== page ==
• $\begingroup$ And also I need to extract the graph for more exploration in network science, like community detection etc. So can I get that? $\endgroup$ – Iqbal Rahmadhan Jan 13 at 23:12
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    $\begingroup$ @kirma Oh great! Thank you very much. That's all what I need. And again, thanks for your time, it's very helpful. $\endgroup$ – Iqbal Rahmadhan Jan 14 at 19:12
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    $\begingroup$ I'll try to generalize this code for other data experimantation condition. Thanks. $\endgroup$ – Iqbal Rahmadhan Jan 14 at 19:13
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This is far from perfect but may serve you as a starter. The main problem is the noise in the lower left corner and the upper right corner of the input image. I was able to get rid of some of it by apllying a MinFilter. Also the resulting graph may be postprocessed to remove some artifacts.

img = ColorConvert[Import["https://i.stack.imgur.com/78BBP.png"], "Grayscale"];
G = MorphologicalGraph[MinFilter[img, 5]]; // AbsoluteTiming
Show[img, G, ImageSize -> Medium]

enter image description here

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    $\begingroup$ This will work better if you ImageResize smaller and then MorphologicalBinarize. I get nice results with MorphologicalGraph[MorphologicalBinarize[ImageResize[i, 250]]]. (Try varying the amount to resize by also) $\endgroup$ – Carl Lange Jan 13 at 12:09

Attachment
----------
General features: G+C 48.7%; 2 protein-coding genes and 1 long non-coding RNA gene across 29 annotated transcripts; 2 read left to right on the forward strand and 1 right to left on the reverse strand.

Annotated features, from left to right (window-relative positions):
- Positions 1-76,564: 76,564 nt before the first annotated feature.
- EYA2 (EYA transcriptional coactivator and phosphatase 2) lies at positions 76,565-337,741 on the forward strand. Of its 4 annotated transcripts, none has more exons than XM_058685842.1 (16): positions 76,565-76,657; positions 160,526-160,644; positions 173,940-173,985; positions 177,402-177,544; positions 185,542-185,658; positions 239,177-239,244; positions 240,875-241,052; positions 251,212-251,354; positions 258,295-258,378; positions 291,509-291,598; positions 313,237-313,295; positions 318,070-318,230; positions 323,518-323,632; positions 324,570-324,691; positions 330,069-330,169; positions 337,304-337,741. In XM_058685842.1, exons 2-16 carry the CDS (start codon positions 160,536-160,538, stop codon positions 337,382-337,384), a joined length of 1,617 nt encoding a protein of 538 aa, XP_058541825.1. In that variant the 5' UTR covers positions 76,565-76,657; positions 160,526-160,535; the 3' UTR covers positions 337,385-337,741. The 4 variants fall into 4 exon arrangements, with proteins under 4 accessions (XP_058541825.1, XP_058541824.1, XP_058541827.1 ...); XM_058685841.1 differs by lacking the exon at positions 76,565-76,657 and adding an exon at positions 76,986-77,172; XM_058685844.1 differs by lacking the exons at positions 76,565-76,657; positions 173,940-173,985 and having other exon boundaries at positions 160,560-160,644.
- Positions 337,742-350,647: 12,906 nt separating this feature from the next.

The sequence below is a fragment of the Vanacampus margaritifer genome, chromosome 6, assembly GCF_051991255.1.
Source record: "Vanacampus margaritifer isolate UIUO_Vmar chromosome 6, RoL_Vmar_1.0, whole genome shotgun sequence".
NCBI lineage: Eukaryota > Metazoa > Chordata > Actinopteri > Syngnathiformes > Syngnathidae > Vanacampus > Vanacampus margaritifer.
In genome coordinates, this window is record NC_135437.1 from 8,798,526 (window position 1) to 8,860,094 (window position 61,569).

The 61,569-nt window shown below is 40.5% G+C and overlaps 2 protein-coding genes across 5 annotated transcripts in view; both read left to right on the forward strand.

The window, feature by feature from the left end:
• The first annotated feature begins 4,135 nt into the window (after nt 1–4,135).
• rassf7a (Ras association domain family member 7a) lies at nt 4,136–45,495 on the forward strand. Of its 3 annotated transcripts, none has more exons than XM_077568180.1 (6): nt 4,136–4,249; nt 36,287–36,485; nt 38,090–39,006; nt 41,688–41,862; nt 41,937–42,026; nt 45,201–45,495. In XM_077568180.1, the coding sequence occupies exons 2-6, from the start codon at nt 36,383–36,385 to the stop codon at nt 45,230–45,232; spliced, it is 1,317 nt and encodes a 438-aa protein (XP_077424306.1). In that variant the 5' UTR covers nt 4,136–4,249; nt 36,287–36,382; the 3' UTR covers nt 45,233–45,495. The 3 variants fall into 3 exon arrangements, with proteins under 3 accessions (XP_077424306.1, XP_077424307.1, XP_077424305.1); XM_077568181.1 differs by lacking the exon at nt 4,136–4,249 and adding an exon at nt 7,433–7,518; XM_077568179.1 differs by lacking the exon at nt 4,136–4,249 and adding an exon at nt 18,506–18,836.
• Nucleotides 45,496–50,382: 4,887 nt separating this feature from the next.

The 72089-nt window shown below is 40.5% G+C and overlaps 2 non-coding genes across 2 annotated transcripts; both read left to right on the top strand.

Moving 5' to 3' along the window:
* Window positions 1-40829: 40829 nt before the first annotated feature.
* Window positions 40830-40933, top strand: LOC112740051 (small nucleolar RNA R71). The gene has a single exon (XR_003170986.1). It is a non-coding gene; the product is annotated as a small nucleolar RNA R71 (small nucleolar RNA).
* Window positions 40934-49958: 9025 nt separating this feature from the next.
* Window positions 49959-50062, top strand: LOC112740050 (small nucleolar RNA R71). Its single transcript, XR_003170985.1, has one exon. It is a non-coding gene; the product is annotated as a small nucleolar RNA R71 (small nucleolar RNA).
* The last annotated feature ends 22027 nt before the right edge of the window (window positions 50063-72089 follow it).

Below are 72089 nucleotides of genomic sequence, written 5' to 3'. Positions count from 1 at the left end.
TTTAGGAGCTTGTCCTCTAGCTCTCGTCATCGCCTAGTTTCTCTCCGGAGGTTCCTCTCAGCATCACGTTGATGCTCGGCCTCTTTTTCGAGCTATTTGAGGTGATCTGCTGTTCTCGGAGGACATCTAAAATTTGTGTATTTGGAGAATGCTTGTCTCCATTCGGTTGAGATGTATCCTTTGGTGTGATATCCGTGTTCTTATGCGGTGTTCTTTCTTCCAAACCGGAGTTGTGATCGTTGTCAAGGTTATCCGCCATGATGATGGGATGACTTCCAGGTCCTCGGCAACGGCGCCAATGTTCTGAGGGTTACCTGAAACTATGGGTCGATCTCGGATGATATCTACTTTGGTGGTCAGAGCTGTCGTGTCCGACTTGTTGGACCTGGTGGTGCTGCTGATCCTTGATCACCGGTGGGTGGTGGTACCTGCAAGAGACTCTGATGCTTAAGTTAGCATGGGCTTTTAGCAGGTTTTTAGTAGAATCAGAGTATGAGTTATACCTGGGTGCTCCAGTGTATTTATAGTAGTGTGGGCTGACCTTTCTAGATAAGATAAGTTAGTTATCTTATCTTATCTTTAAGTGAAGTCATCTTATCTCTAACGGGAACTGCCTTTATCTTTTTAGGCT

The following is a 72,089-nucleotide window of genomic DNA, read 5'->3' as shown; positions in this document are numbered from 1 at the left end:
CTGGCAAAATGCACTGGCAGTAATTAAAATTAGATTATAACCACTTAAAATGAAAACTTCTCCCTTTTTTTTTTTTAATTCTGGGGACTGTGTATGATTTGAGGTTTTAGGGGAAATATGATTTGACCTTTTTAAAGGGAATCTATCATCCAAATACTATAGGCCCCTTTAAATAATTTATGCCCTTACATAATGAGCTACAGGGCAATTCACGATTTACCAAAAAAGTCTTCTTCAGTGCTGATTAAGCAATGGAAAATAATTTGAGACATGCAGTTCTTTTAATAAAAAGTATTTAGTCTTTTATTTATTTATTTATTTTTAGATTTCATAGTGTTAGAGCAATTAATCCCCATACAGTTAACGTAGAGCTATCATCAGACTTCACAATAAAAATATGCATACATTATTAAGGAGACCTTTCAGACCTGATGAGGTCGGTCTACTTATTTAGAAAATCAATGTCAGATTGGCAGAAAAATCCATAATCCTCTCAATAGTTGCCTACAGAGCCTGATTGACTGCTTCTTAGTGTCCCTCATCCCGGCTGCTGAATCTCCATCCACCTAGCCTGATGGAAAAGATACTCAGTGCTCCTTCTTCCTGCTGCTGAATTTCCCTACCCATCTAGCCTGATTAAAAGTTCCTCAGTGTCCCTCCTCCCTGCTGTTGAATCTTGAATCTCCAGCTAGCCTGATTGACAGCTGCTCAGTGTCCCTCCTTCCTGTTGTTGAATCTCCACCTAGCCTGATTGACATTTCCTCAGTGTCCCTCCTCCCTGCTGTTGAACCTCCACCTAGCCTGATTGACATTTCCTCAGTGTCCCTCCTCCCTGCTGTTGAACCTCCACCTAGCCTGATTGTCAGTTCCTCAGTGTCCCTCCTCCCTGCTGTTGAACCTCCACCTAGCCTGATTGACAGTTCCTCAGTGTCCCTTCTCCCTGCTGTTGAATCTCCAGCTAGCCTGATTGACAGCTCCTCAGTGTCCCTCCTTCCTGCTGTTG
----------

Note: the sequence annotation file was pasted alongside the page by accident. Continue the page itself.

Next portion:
• $\begingroup$ @Carl Lange Good idea. This take nicely care of the mess in the lower left corner. Several disks around the image boundaries get lost, though. Anyways, feell free to post your own solution. This question is definitely about some filtering and parameter tweaking for which I don't find time at the moment. $\endgroup$ – Henrik Schumacher Jan 13 at 12:32
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First, I find the centroids of the disks (this is similar to what Szabolcs does in a comment):

img = Import["https://i.stack.imgur.com/78BBP.png"];
binarized = Binarize@MeanFilter[img, 10];
distance = ImageAdjust@DistanceTransform[binarized];

centroids = ComponentMeasurements[Binarize[distance, 0.7], "Centroid"][[All, 2]];
HighlightImage[distance, centroids, ImageSize -> 500]

Centroids

Then I guess a disk radius and check how reasonable it is using HighlightImage:

disks = Disk[#, 115] & /@ centroids;
HighlightImage[
 img,
 Graphics[{White, disks}, Background -> Black]
 ]

Disk fit

It's not perfect, but let's compute the graph anyway:

adjacencyMatrix = 
  Outer[EuclideanDistance[#, #2] <= 2 115 &, centroids, centroids, 1];

graph2 = AdjacencyGraph[Boole@adjacencyMatrix, VertexCoordinates -> centroids];
Show[img, graph2, ImageSize -> 500]

Graph

As Szabolcs points out in a comment, NearestNeighborGraph can be used as well:

Show[
 img,
 NearestNeighborGraph[centroids, {All, 2 115}],
 ImageSize -> 500
 ]

Graph using nearest neighbors

It has problems but there is some promise in this approach. If anyone is able to improve upon this (or if you were already working in this direction), feel free to post it as your own answer.

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    $\begingroup$ An option is NearestNeighborGraph[points, {All, radius}]. $\endgroup$ – Szabolcs Jan 13 at 14:14
  • $\begingroup$ @Szabolcs Thanks, that's exactly what I needed. $\endgroup$ – C. E. Jan 13 at 15:43
  • $\begingroup$ It is very good. Is there a way that we can use MorphologicalGraph[] after get variabel distance? $\endgroup$ – Iqbal Rahmadhan Jan 13 at 22:57
  • $\begingroup$ @IqbalRahmadhan yeah, but I didn't get great results with it. $\endgroup$ – C. E. Jan 14 at 4:11